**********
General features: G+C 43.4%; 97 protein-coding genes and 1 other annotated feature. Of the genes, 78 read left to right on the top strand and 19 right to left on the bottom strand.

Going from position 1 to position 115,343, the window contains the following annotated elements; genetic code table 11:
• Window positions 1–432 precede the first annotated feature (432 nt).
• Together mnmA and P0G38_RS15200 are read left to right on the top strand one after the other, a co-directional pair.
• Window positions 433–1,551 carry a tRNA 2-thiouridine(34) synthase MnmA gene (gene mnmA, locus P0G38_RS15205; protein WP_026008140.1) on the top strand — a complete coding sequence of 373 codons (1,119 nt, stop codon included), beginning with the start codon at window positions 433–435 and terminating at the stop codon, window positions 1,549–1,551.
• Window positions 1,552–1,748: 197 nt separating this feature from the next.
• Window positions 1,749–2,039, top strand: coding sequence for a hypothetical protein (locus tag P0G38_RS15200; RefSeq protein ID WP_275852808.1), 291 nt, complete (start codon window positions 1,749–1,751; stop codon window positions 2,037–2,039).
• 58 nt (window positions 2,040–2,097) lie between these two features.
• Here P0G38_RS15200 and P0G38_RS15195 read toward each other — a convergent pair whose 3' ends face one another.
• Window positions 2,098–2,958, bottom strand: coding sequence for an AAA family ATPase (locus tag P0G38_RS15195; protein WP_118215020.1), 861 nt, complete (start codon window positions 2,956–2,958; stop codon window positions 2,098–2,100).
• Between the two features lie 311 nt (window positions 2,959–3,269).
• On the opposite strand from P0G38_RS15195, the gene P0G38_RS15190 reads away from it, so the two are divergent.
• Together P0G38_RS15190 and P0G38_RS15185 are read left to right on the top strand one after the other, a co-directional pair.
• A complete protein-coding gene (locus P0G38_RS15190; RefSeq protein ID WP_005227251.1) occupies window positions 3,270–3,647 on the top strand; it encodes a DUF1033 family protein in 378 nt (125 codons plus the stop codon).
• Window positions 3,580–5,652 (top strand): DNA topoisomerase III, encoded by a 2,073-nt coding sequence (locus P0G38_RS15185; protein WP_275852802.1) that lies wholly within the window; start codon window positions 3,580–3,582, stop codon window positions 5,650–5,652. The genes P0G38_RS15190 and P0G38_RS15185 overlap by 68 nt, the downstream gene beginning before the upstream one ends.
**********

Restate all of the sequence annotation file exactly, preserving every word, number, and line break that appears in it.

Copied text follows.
General features: G+C 43.4%; 97 protein-coding genes and 1 other annotated feature. Of the genes, 78 read left to right on the top strand and 19 right to left on the bottom strand.

Going from position 1 to position 115,343, the window contains the following annotated elements; genetic code table 11:
• Window positions 1–432 precede the first annotated feature (432 nt).
• Together mnmA and P0G38_RS15200 are read left to right on the top strand one after the other, a co-directional pair.
• Window positions 433–1,551 carry a tRNA 2-thiouridine(34) synthase MnmA gene (gene mnmA, locus P0G38_RS15205; protein WP_026008140.1) on the top strand — a complete coding sequence of 373 codons (1,119 nt, stop codon included), beginning with the start codon at window positions 433–435 and terminating at the stop codon, window positions 1,549–1,551.
• Window positions 1,552–1,748: 197 nt separating this feature from the next.
• Window positions 1,749–2,039, top strand: coding sequence for a hypothetical protein (locus tag P0G38_RS15200; RefSeq protein ID WP_275852808.1), 291 nt, complete (start codon window positions 1,749–1,751; stop codon window positions 2,037–2,039).
• 58 nt (window positions 2,040–2,097) lie between these two features.
• Here P0G38_RS15200 and P0G38_RS15195 read toward each other — a convergent pair whose 3' ends face one another.
• Window positions 2,098–2,958, bottom strand: coding sequence for an AAA family ATPase (locus tag P0G38_RS15195; protein WP_118215020.1), 861 nt, complete (start codon window positions 2,956–2,958; stop codon window positions 2,098–2,100).
• Between the two features lie 311 nt (window positions 2,959–3,269).
• On the opposite strand from P0G38_RS15195, the gene P0G38_RS15190 reads away from it, so the two are divergent.
• Together P0G38_RS15190 and P0G38_RS15185 are read left to right on the top strand one after the other, a co-directional pair.
• A complete protein-coding gene (locus P0G38_RS15190; RefSeq protein ID WP_005227251.1) occupies window positions 3,270–3,647 on the top strand; it encodes a DUF1033 family protein in 378 nt (125 codons plus the stop codon).
• Window positions 3,580–5,652 (top strand): DNA topoisomerase III, encoded by a 2,073-nt coding sequence (locus P0G38_RS15185; protein WP_275852802.1) that lies wholly within the window; start codon window positions 3,580–3,582, stop codon window positions 5,650–5,652. The genes P0G38_RS15190 and P0G38_RS15185 overlap by 68 nt, the downstream gene beginning before the upstream one ends.